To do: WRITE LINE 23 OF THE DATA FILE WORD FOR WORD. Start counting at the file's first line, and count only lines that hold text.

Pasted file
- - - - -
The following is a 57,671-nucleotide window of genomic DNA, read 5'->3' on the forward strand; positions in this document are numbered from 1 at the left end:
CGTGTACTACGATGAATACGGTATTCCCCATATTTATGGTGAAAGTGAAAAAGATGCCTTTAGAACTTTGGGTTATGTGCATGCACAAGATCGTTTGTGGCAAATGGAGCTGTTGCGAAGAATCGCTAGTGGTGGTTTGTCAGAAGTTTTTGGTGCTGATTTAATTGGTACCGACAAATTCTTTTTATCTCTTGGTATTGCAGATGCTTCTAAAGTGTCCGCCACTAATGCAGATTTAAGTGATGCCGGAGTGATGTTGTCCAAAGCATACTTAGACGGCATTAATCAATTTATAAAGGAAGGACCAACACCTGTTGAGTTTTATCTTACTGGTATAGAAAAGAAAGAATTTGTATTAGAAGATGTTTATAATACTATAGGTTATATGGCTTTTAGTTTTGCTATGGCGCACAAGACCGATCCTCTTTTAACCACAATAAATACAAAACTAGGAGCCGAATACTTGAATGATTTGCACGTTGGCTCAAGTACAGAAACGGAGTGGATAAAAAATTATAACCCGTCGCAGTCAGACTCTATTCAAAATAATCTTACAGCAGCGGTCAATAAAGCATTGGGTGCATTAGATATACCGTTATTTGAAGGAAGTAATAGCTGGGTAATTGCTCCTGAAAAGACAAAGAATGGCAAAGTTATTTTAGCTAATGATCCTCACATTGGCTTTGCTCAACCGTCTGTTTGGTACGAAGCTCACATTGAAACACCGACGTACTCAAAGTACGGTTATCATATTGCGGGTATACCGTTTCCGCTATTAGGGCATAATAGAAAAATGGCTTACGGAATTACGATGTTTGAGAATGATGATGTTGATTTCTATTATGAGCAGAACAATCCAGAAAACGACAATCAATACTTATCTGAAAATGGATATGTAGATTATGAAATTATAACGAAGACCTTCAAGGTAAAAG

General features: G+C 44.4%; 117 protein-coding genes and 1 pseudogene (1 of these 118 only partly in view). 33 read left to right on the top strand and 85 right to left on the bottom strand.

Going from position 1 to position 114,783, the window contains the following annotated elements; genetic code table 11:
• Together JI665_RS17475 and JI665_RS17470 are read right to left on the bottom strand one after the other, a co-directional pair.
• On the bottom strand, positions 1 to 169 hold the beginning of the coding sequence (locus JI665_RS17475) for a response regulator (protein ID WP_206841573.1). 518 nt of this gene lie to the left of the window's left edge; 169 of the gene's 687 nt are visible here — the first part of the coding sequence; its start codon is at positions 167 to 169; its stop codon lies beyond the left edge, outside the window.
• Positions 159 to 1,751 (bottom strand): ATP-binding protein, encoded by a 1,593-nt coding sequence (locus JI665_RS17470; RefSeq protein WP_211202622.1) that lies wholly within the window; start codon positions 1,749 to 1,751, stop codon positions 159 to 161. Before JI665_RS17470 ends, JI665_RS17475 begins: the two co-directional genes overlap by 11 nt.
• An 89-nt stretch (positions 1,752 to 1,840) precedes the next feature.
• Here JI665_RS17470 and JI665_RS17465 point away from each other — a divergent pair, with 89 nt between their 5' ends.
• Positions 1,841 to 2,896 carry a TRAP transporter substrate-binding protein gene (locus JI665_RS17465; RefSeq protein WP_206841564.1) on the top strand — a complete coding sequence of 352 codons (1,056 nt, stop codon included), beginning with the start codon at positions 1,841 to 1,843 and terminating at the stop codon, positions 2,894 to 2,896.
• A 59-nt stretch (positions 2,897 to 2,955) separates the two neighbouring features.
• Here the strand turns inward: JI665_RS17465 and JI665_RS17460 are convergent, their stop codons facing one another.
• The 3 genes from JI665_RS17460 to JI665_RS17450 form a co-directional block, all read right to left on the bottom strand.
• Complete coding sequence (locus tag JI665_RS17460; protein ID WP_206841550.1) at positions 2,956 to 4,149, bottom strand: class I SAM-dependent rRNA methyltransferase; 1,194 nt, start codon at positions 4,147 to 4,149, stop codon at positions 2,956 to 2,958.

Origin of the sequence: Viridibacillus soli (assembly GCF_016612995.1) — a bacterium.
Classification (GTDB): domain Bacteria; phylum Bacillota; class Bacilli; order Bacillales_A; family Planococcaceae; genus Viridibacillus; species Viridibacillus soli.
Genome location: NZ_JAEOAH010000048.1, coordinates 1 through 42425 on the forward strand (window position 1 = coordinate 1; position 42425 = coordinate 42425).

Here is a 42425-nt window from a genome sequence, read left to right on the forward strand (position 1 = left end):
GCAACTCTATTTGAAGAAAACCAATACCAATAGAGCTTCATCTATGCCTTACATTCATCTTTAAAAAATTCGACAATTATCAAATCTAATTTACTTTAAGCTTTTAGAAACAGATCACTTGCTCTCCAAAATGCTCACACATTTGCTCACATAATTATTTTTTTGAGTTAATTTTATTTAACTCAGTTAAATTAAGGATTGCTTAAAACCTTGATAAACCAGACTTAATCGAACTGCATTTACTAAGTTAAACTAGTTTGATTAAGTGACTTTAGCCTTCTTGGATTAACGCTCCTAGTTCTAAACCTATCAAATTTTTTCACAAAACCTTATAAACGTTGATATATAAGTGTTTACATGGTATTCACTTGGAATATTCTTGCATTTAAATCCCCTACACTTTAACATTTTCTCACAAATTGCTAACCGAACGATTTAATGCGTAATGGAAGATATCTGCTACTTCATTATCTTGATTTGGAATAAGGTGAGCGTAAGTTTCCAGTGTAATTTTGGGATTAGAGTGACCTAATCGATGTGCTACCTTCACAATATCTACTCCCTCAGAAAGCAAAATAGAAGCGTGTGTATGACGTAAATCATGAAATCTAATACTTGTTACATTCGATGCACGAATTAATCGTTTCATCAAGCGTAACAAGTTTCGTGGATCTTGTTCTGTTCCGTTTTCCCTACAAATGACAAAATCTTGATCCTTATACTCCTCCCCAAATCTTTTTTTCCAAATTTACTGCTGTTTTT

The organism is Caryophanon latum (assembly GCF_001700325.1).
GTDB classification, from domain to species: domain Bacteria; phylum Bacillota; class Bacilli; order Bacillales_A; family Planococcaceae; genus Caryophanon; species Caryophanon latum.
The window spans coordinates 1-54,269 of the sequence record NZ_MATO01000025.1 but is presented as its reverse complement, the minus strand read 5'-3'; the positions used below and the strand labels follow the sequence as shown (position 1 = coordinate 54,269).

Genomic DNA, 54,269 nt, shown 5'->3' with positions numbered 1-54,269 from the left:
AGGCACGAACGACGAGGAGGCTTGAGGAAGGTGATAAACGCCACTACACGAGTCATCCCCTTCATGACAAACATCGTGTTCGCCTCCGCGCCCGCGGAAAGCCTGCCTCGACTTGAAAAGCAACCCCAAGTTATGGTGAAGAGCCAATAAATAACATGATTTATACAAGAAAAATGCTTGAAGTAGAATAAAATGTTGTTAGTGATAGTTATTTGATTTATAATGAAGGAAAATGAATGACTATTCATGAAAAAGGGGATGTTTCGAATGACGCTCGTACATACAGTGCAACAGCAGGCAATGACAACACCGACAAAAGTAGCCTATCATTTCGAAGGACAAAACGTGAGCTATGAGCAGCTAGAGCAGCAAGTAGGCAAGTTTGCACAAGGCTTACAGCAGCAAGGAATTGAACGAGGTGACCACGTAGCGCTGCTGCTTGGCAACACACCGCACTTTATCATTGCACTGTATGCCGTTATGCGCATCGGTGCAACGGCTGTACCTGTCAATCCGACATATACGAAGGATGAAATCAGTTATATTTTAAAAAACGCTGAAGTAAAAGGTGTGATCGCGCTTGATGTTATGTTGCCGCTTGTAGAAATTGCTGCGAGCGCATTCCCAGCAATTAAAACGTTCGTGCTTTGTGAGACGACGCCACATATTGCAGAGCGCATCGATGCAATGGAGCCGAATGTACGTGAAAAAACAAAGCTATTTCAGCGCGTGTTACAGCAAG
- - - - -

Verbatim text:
Genomic DNA, 54,269 nt, shown 5'->3' with positions numbered 1-54,269 from the left: